Due to the multidimensional nature of fatigue, effective fatigue assessment is a critical challenge, particularly when considering the complex OGE working environment. While there is no gold standard for measuring comprehensive fatigue, several objective and subjective fatigue assessment methods exist that have been employed in different occupational sectors. The method for assessing fatigue is typically tailored to the environment and setting in which fatigue is being evaluated and can be considered as research-oriented (i.e., neuroimaging techniques and electrocardiogram) [13,14] and/or practice oriented in nature (i.e., performance test and subjective assessments) [15,16]. For example, within the transportation sector, there is an abundance of literature that demonstrates utility of different assessment methods to measure driver fatigue. Traditional lab-based studies have used methods that include brain activity via electroencephalography (EEG), eye movements using electrooculography, cardiovascular responses, biochemical markers, psychomotor tests, and subjective responses [17,18,19], while onboard devices exist that use EEG, which monitor and detect changes in drivers’ states [20]. In the aviation sector, there is a trend of using performance tests such as the psychomotor vigilance test as a primary measure of fatigue rather than traditional lab-based methods [21], whereas subjective surveys are typically used within the healthcare industry [22,23].
A recent study employed real-time physiological monitoring in order to assess shiftwork in a 3-week offshore operation [24,25]. While valuable information was gained from physiological monitoring, the authors argued that this fatigue assessment approach was not sustainable or feasible for the OGE environment. Due to the hazardous and volatile environment of offshore operations, introducing sensors into this environment may create additional safety risks. This presents a challenge of identifying workers with high-risk fatigue levels. Without effective assessment methods, fatigue management practices that are targeted and effective in reducing fatigue-related incidents in the OGE industry are likely to be ineffective.
A potential safe and sustainable solution could be a non-intrusive, industry-specific subjective assessments tool for assessing fatigue in high-risk environments. Indeed, research within the OGE domain has traditionally assessed fatigue using subjective surveys and questionnaires [26,27,28,29,30]. However, the question remains whether these subjective research tools can be practically adopted in everyday OGE operations to assess worker fatigue. Mehta et al. [25] augmented physiological monitoring in their offshore shiftwork investigation with existing subjective methods to assess fatigue. The surveys included some of the more occupationally used fatigue scales, such as the Swedish Occupation Fatigue Inventory and the Occupational Fatigue Exhaustion Recovery [26,27,28]. They found that none of these surveys were comprehensive, relevant, and feasible for the OGE workforce. For example, compliance for completing these surveys declined over time due to the time-intensive nature of completing the surveys. On average, it took workers approximately 45 min to complete all the surveys used in this study. Additionally, the workers reported that some of the questions were not clear and they had trouble understanding certain terms (e.g., some were unsure what “palpitations” meant). Because the SOFI was developed for the healthcare domain, the descriptions included medical terminology that nurses and caregivers are familiar with. As such, Mehta et al. [25] highlighted a critical gap in OGE fatigue assessment research and practice. Thus, feasible and sustainable fatigue assessment surveys need to be developed for the OGE sector that address user needs and education levels or utilize stakeholder feedback in OGE-specific hazardous work environment.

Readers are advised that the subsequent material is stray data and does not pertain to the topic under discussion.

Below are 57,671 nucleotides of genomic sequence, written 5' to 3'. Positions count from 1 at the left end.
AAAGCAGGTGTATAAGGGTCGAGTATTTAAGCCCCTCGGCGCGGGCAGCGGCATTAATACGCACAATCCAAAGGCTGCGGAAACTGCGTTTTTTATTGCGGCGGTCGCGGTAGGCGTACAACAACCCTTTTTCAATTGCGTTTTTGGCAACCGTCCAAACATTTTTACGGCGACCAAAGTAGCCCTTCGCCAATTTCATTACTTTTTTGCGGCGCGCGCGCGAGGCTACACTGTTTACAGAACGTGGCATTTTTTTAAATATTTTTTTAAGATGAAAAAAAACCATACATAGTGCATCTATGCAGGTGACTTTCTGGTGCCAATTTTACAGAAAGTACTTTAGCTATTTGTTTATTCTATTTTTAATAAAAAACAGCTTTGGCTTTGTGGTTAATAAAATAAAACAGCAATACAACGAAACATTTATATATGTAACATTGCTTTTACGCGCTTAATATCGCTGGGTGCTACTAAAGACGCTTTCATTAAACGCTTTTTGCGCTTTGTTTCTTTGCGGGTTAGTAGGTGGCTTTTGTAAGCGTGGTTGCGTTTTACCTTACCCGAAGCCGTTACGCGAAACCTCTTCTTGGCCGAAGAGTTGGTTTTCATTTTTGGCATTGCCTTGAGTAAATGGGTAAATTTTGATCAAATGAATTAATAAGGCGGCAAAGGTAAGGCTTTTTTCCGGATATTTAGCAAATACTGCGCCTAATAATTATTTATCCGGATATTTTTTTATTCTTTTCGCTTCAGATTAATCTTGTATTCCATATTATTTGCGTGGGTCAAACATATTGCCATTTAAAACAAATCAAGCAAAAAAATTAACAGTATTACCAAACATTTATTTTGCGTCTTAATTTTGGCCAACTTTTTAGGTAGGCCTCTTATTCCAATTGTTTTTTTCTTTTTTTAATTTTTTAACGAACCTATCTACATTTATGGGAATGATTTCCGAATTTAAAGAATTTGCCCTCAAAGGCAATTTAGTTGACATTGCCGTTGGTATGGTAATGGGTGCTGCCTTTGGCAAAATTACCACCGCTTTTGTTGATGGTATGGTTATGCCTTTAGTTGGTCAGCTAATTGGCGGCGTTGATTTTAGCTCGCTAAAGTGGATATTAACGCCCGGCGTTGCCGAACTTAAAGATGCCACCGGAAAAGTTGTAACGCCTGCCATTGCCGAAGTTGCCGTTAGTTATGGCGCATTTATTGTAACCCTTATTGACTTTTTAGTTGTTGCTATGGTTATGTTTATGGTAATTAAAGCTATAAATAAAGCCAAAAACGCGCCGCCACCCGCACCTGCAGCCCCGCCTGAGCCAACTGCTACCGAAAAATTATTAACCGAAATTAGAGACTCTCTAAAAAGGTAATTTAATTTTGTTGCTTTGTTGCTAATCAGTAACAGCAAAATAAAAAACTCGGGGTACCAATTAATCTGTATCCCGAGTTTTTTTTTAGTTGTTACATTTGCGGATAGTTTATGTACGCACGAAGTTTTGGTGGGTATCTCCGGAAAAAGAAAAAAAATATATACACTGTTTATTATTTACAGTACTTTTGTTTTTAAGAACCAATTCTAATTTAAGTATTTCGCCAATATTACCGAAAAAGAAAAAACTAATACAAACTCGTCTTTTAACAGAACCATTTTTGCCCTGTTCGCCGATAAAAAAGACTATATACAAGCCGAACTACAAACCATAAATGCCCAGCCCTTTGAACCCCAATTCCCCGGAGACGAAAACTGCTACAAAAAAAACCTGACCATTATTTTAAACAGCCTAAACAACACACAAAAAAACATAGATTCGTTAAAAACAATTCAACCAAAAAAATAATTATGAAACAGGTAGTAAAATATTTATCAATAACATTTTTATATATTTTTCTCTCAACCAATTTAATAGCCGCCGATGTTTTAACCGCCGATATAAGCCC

One methodology that holds strong potential to address tool development disconnect between research and practice is the Delphi consensus technique. The Delphi consensus technique is an iterative process that typically involves three to four rounds of questionnaires until consensus is reached regarding a specific topic. This technique has been employed successfully toward the development of human factors risk quantification in oil and gas drilling operations [31], fatigue surveys [32], as well as medical checklists used for safe surgical practices [33,34], and forecasting and issue identification, and framework development [35,36]. Since the Delphi consensus technique has been successfully applied in the OGE sector for human factors and in the use of other fatigue survey development, this technique provides a method that would be ideal for the development of an OGE specific fatigue survey.
The purpose of this study was to develop a comprehensive fatigue assessment tool specific for OGE operations utilizing the Delphi Consensus technique with participation from several OGE industry stakeholder groups, such as safety managers, consultants, researchers, and workers. To our knowledge, this was one of the first collaborations integrating user feedback from the OGE stakeholders and workers as well as occupational health and safety researchers. This effort will increase the likelihood that the new fatigue assessment tool will be adopted by the OGE industry, thus increasing its sustainability [37].